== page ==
Captain Hogan keeps the focus fixed firmly on Tipp

THE drama and excitement of the All-Ireland final might not be as great among fans as in recent years, but as far as Kilkenny captain Brian Hogan is concerned it’s business as usual for the players.

THE drama and excitement of the All-Ireland final might not be as great among fans as in recent years, but as far as Kilkenny captain Brian Hogan is concerned it’s business as usual for the players.

“There haven’t been any changes in terms of preparing for the game,” he said. “Maybe with the talk of the five in a row gone there’s been less hype and hysteria about the place.”

Reaching an All-Ireland final builds up a bit of excitement, but as far as the players are concerned the job never changes.

“A lot of it is still the same, but the players will always try and make sure they keep their focus, both individually and when they come into training,” he said. “You have to blank out the exterior stuff before the big games and get on with your own job.”

Mention of the five in a row brought up the chance to talk about the expectation on the players. Gauging the mood in the Kilkenny camp, the pressure doesn’t seem to be as great as in 2010, when everyone was blocking out the word ‘five’. Has that weight been lifted off the players’ shoulders?

“Personally, I didn’t feel any added pressure,” he said. “Maybe some lads did; from the start of the year the media hype was all about how Kilkenny would be aiming for a fifth All-Ireland in a row. When it comes to the day it’s an All-Ireland. Hype and everything associated with it is nothing new – we’re well used to it.

“It hasn’t bothered me one way or the other,” he added. “I’ve always tried to buy into the mantra that it’s a new year, an All-Ireland in its own right. Everything else will take care of itself. You try not to get too caught up in everything else that comes with the game because you can lose your focus very quickly.”


However, it’s impossible to escape all the clamour when you live and work in a hurling-mad county.

“You’re out and about with people, you have to work, so of course you hear plenty of talk,” he said. “I would have come across it before with the team that won three All-Irelands in a row; you learn a lot from that.

“Moving on through 2009 and last year you hear the same stuff, but you just let it one ear and out the other. You try not to buy into things, you just make sure your own game is right and that you’re focused. At the end of the day, all you want to do as a player is make sure you’re on the field playing and, ultimately, to make sure your team wins the game. The rest is academic.”

It’s funny to hear a long-serving player – not to mention current captain – talk about fighting for his place!

“Brian brought in a few of the younger lads again this year (players like Paul Murphy and Colin Fennelly), some fine hurlers from the under-21 team. That in itself is great because the energy and enthusiasm they bring into the set-up helps give the side a lift and pushes you on. The older lads (I suppose I fall into that category now – you’d feel old watching them run around the place!) we tend to feed off that energy. It’s great to have it, but you always start at Base One come January and try to build from there.”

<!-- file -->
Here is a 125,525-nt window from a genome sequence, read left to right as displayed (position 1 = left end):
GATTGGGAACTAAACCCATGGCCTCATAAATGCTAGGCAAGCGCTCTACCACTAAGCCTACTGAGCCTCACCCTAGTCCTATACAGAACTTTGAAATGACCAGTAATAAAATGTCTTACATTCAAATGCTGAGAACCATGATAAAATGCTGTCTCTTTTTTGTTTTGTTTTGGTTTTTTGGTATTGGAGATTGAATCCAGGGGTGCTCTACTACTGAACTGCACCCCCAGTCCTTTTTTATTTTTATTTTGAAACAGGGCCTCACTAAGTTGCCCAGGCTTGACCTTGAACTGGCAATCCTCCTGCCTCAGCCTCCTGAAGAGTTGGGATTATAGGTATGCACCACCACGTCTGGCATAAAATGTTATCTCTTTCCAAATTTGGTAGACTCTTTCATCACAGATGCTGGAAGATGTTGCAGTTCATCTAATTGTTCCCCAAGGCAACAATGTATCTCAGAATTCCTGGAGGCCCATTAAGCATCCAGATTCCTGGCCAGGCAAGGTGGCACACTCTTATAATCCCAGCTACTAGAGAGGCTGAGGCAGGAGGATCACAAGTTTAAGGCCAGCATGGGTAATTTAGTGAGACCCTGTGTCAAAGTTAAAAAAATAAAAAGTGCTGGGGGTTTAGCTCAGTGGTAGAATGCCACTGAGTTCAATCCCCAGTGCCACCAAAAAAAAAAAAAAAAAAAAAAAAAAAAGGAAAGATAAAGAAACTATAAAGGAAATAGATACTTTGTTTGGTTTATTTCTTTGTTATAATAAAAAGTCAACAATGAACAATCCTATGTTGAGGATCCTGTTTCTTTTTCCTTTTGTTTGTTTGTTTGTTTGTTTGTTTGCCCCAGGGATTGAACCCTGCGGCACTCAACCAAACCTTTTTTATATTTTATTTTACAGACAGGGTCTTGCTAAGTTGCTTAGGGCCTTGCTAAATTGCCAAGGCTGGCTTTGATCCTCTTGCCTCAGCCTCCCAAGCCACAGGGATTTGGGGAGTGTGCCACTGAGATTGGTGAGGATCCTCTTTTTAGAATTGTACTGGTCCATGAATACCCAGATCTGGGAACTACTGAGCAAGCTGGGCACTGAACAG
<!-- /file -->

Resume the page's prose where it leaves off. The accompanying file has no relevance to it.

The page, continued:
The team has been steadily building all year, not least in their semi-final clash with Waterford. While Kilkenny might not have hit the heights expected of them - the same was said of Tipp in their semi-final - as far as Hogan was concerned both teams did the job they had to.

Tough match

“It was a good match to get, but Tipp had a tough match against Dublin themselves,” he said. “Semi-finals are there to be won; nothing more, nothing less. If you romp home you’re built up, whereas if you struggle you’re written off. You’re going to be playing against quality opposition, but all you want to do is get through.”

Much has been made of the great form shown by Tipp’s forwards in 2011. That’s something that Hogan and his defensive colleagues don’t need to be told about it.

“They are a class outfit – just look at the scores they racked up,” he said. “They are a threat from everywhere on the field, but we’ll approach the game as we have every other in the last few years, making sure we’re right, physically and mentally.”

The conversation flashed back to 2010 and the mood in the dressing-room after the final whistle. On a day of swirling emotions Hogan described a room where players, numbed by shock, didn’t take much in.

“There probably were some things said in the dressing-room which would act as motivation to get back to the final, but a lot of what went on is a blur,” he said. “You’re caught up in the emotional side of defeat and you find yourself going around talking to players.

“Other lads might be talking to you too but you remember nothing of it; in your own head you’re just disappointed. It’s not a nice place to be, but within a few weeks you’re back in club action. When you fall off a horse you just get up and get back on. That’s sport.”

The losers’ dressing-room is a place Kilkenny have not been used to in recent years. That in itself acted as a spur to drive the players on.

“This bunch of players don’t like losing, regardless of what we had won in previous years,” said Hogan. “It was hugely disappointing, but we couldn’t have any complaints as Tipp were the better team on the day. All we could do was regroup and build for this year.”